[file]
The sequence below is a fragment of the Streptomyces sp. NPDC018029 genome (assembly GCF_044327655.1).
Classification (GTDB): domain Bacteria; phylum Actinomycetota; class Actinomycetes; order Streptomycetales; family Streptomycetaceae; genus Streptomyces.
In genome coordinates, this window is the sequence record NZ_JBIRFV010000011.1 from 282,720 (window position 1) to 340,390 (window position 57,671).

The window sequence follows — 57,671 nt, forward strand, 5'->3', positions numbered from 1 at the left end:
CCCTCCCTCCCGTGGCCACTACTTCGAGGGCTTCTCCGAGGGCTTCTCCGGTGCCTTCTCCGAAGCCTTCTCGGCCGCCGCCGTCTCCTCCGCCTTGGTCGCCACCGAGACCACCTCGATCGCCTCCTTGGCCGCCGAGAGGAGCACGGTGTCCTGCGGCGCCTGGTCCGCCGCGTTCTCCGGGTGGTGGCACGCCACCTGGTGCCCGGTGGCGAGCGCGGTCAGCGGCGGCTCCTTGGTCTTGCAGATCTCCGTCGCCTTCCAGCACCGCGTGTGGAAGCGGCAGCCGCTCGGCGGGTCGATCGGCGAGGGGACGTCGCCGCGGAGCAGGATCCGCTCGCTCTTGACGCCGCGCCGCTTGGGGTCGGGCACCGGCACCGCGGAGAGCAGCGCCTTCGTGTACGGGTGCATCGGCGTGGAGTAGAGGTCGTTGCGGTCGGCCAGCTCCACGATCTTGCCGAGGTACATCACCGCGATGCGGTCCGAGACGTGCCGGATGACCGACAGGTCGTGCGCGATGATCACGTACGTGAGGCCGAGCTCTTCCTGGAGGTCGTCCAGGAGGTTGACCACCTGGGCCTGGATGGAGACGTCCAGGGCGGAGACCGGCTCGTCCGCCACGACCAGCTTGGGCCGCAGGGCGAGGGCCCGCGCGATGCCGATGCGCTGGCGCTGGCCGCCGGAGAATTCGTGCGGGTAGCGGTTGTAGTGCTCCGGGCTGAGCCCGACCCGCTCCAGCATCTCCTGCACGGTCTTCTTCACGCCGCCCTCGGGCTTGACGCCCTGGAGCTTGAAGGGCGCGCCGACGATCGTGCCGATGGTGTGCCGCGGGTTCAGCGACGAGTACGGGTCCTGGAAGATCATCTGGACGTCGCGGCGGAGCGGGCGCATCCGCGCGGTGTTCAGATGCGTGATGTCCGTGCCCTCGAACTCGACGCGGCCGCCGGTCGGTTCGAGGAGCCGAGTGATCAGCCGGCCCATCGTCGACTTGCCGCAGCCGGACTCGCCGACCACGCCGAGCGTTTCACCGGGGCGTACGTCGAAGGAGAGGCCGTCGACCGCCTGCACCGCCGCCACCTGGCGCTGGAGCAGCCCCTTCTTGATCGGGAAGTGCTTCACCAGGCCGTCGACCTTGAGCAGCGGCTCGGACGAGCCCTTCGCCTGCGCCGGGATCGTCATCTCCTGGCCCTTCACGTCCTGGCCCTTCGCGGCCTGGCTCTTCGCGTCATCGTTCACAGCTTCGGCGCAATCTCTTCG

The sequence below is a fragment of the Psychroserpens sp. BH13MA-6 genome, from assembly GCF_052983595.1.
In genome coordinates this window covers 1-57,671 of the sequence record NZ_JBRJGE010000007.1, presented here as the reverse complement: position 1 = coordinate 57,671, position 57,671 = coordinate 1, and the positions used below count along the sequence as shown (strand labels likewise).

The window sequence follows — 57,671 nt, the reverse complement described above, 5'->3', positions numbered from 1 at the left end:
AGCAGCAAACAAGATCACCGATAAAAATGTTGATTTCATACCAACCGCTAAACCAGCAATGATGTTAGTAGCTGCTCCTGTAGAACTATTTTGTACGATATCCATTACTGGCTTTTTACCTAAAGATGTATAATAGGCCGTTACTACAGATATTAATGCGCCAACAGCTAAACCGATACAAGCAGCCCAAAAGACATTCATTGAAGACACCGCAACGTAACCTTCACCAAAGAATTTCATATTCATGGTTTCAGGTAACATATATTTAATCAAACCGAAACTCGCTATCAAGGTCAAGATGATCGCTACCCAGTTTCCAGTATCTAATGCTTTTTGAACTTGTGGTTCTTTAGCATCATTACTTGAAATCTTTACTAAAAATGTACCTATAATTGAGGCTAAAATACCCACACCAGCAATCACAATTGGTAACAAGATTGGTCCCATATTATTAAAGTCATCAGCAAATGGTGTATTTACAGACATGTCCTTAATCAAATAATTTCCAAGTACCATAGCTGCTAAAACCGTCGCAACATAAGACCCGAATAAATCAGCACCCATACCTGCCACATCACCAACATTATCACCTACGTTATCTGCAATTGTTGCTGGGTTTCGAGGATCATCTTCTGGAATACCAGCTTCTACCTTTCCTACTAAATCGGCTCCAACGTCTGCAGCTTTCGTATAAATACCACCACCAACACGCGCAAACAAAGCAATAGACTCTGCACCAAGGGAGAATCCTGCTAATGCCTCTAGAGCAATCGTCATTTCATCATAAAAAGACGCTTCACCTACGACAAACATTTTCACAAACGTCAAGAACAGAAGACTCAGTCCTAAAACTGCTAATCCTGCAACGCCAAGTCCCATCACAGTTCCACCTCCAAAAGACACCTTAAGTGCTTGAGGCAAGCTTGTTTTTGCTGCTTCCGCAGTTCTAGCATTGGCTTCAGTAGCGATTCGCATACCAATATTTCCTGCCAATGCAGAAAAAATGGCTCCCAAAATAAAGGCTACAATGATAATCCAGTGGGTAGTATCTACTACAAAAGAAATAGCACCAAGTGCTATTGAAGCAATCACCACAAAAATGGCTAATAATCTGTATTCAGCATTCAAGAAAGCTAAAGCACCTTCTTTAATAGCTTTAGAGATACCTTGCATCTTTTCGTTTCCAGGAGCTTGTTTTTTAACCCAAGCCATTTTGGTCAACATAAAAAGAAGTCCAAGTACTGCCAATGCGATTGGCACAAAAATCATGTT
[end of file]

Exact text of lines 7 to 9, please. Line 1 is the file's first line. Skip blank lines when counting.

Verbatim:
In genome coordinates this window covers 1-57,671 of the sequence record NZ_JBRJGE010000007.1, presented here as the reverse complement: position 1 = coordinate 57,671, position 57,671 = coordinate 1, and the positions used below count along the sequence as shown (strand labels likewise).

The window sequence follows — 57,671 nt, the reverse complement described above, 5'->3', positions numbered from 1 at the left end:
AGCAGCAAACAAGATCACCGATAAAAATGTTGATTTCATACCAACCGCTAAACCAGCAATGATGTTAGTAGCTGCTCCTGTAGAACTATTTTGTACGATATCCATTACTGGCTTTTTACCTAAAGATGTATAATAGGCCGTTACTACAGATATTAATGCGCCAACAGCTAAACCGATACAAGCAGCCCAAAAGACATTCATTGAAGACACCGCAACGTAACCTTCACCAAAGAATTTCATATTCATGGTTTCAGGTAACATATATTTAATCAAACCGAAACTCGCTATCAAGGTCAAGATGATCGCTACCCAGTTTCCAGTATCTAATGCTTTTTGAACTTGTGGTTCTTTAGCATCATTACTTGAAATCTTTACTAAAAATGTACCTATAATTGAGGCTAAAATACCCACACCAGCAATCACAATTGGTAACAAGATTGGTCCCATATTATTAAAGTCATCAGCAAATGGTGTATTTACAGACATGTCCTTAATCAAATAATTTCCAAGTACCATAGCTGCTAAAACCGTCGCAACATAAGACCCGAATAAATCAGCACCCATACCTGCCACATCACCAACATTATCACCTACGTTATCTGCAATTGTTGCTGGGTTTCGAGGATCATCTTCTGGAATACCAGCTTCTACCTTTCCTACTAAATCGGCTCCAACGTCTGCAGCTTTCGTATAAATACCACCACCAACACGCGCAAACAAAGCAATAGACTCTGCACCAAGGGAGAATCCTGCTAATGCCTCTAGAGCAATCGTCATTTCATCATAAAAAGACGCTTCACCTACGACAAACATTTTCACAAACGTCAAGAACAGAAGACTCAGTCCTAAAACTGCTAATCCTGCAACGCCAAGTCCCATCACAGTTCCACCTCCAAAAGACACCTTAAGTGCTTGAGGCAAGCTTGTTTTTGCTGCTTCCGCAGTTCTAGCATTGGCTTCAGTAGCGATTCGCATACCAATATTTCCTGCCAATGCAGAAAAAATGGCTCCCAAAATAAAGGCTACAATGATAATCCAGTGGGTAGTATCTACTACAAAAGAAATAGCACCAAGTGCTATTGAAGCAATCACCACAAAAATGGCTAATAATCTGTATTCAGCATTCAAGAAAGCTAAAGCACCTTCTTTAATAGCTTTAGAGATACCTTGCATCTTTTCGTTTCCAGGAGCTTGTTTTTTAACCCAAGCCATTTTGGTCAACATAAAAAGAAGTCCAAGTACTGCCAATGCGATTGGCACAAAAATCATGTT